“He’s got a shot,” Al said of his horse, which in his understated style translated to: you may want to bet a few bucks on him. The horse was the 2-1 second betting choice in the 6th race, and after breaking well, jockey Luis Saez eased him back from second to fifth while three other horses engaged the early leader, Vast, in a spirited early duel. Toward the end of the turn, Mr. Saez steered Good Shabbos outside the four front-runners and gained quickly on them as they turned into the stretch. By the eighth pole, he looked like a winner, but Vast, a first-time starter sent off at 12-1, kept going and held on by a half-length.
I looked over at John the Ex-Lawyer, sitting a row in front of me and a few seats closer to the finish line, who showed no discernible emotion. This might have seemed remarkable, considering that the summer before, after spending the season working for a Hall of Fame trainer, John gave up his law practice to work fulltime for the trainer, who had just gotten Vast to run like a horse with a future. But John had a formidable poker face when most patrons were yelling with gusto for their horses, and the previous summer, my wife had suggested I might want to emulate him and stop scaring some of our seat neighbors while embarrassing her.
I decided to honor her request, most notably during last year’s Travers Stakes, by limiting my rooting to a few emphatic finger snaps as Catholic Boy drew away through the stretch to pay $17.40. It wasn’t appreciably more dignified, but it was definitely a quieter form of enthusiasm.
In this case, John’s impassivity did not conceal a major score. When I sidled over to say, “You have that one?” he said with some ruefulness that he had not. The man for whom he now worked had for years lived in a summer home on a lake that was next door to John’s, and the evening before they had renewed an opening day tradition of having dinner together. When John mentioned Vast then, the trainer indicated he had no expectations of big things in the horse’s debut.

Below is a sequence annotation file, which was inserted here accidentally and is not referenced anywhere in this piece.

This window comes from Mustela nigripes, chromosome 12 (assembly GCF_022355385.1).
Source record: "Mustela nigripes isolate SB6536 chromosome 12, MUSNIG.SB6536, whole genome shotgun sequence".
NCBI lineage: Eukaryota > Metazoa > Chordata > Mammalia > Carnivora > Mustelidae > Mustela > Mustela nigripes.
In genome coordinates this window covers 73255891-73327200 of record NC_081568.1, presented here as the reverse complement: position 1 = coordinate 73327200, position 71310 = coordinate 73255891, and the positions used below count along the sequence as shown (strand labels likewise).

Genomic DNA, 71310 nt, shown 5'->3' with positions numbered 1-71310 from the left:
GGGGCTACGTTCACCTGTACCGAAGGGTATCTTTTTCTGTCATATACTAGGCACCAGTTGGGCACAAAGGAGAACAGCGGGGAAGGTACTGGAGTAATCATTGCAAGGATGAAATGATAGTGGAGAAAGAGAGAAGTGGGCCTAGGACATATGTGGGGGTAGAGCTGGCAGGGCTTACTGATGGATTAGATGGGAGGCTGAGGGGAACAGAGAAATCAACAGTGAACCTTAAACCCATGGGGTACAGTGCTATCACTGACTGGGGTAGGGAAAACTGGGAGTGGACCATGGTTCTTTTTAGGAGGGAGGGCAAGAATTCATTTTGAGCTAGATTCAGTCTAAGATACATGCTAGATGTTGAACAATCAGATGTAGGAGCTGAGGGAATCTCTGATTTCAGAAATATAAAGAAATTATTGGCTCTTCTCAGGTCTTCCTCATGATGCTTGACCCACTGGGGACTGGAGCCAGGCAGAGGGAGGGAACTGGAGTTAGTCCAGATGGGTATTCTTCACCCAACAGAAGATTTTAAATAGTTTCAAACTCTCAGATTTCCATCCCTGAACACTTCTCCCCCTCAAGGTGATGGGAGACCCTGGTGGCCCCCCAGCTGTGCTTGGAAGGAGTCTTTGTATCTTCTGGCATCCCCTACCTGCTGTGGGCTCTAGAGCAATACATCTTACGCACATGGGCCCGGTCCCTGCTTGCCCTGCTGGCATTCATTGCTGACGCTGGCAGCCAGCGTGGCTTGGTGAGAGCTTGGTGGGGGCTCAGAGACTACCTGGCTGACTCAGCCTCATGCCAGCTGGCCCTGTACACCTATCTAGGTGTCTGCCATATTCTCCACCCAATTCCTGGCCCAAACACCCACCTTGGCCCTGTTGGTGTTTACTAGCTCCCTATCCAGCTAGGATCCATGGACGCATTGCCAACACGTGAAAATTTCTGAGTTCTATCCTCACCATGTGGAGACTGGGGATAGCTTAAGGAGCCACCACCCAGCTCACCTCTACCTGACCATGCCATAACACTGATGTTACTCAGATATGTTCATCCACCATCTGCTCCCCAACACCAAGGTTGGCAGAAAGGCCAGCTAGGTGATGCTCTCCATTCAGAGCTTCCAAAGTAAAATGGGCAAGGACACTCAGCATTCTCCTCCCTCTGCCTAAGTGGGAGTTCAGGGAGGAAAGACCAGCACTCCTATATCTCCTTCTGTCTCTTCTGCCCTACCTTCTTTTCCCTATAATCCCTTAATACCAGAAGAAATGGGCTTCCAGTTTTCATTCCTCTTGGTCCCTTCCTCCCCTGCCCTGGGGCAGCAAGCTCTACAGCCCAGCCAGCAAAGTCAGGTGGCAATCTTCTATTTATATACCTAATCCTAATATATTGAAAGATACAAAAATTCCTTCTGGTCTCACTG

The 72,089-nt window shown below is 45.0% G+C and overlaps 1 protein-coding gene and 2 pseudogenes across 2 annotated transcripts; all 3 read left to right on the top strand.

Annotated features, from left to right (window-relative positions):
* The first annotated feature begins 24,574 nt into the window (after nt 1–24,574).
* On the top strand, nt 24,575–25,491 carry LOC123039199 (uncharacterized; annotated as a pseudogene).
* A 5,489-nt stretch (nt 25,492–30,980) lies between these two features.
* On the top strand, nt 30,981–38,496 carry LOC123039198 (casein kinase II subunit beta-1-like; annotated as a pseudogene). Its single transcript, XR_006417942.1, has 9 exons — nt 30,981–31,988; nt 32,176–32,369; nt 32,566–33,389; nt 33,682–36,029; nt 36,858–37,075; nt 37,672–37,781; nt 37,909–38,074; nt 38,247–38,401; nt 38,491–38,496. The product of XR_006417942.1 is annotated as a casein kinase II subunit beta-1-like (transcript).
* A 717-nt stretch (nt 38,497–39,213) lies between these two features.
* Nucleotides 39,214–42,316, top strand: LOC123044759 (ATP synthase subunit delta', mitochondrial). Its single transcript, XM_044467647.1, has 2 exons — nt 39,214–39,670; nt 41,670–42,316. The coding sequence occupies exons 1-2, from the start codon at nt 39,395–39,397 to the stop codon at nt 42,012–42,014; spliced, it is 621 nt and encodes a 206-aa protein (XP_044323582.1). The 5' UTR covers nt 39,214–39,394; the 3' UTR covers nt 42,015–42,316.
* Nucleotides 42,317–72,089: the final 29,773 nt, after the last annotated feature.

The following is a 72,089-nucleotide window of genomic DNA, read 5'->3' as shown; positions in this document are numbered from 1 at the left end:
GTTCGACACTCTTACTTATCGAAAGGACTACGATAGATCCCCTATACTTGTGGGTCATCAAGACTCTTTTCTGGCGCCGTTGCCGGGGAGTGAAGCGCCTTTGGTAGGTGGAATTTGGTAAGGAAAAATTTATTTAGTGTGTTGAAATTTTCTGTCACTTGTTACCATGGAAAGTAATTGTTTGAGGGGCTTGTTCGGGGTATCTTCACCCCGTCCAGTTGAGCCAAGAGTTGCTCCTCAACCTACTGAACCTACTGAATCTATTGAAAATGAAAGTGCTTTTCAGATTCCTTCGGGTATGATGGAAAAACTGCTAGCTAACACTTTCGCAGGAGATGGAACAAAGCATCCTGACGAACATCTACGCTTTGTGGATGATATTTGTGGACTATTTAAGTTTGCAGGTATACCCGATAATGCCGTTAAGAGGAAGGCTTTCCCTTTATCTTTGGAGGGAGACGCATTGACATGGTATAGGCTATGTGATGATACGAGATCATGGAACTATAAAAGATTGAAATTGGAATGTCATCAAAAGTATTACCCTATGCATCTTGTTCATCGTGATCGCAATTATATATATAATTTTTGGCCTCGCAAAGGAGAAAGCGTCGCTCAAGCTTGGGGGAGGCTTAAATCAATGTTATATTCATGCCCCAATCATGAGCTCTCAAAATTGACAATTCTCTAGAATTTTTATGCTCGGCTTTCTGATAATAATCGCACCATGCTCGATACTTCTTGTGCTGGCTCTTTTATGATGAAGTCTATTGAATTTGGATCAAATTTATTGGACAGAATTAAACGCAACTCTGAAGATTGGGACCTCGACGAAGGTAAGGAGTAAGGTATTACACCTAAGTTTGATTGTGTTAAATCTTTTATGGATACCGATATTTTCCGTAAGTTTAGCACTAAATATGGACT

Things didn’t improve for me over the second half of the racing card. My best bet of the day, a 10-1 shot who drifted up to 20-1 late in the betting, was struck with a pari-mutuel thunderbolt soon after the horses left the gate and his price plummeted to 9-1, but his bid to make a late run was short-circuited when the tiring leader bore out into his path, and I wound up giving back most of what I had won a day earlier.
Exception to the Rule
The next day, I arrived at the seminar to discover Dodger John had moved up the starting time a few minutes, and he was already on the fourth race by the time I settled into my seat. One of the newcomers in the group mentioned that a friend had a piece of one of the first-time starters in the race and expected him to run well, prompting Dodger John to respond with some amusement, “Is there any owner who doesn’t like his horse’s chances?”
“Yeah,” I interjected. “Vast in yesterday’s 5th.”
My sister was driving up from midway on the Taconic Parkway, her annual day at Saratoga along with one of my nephews—in this case, the acting student who couldn’t bring himself to impersonate interest in the races. She arrived at her usual time—a race or two later than she’d estimated—which left me feeling guilty because I’d made a bit of a score on the early daily double and hadn’t bet a penny for her. Well, there’s something to be said for punctuality.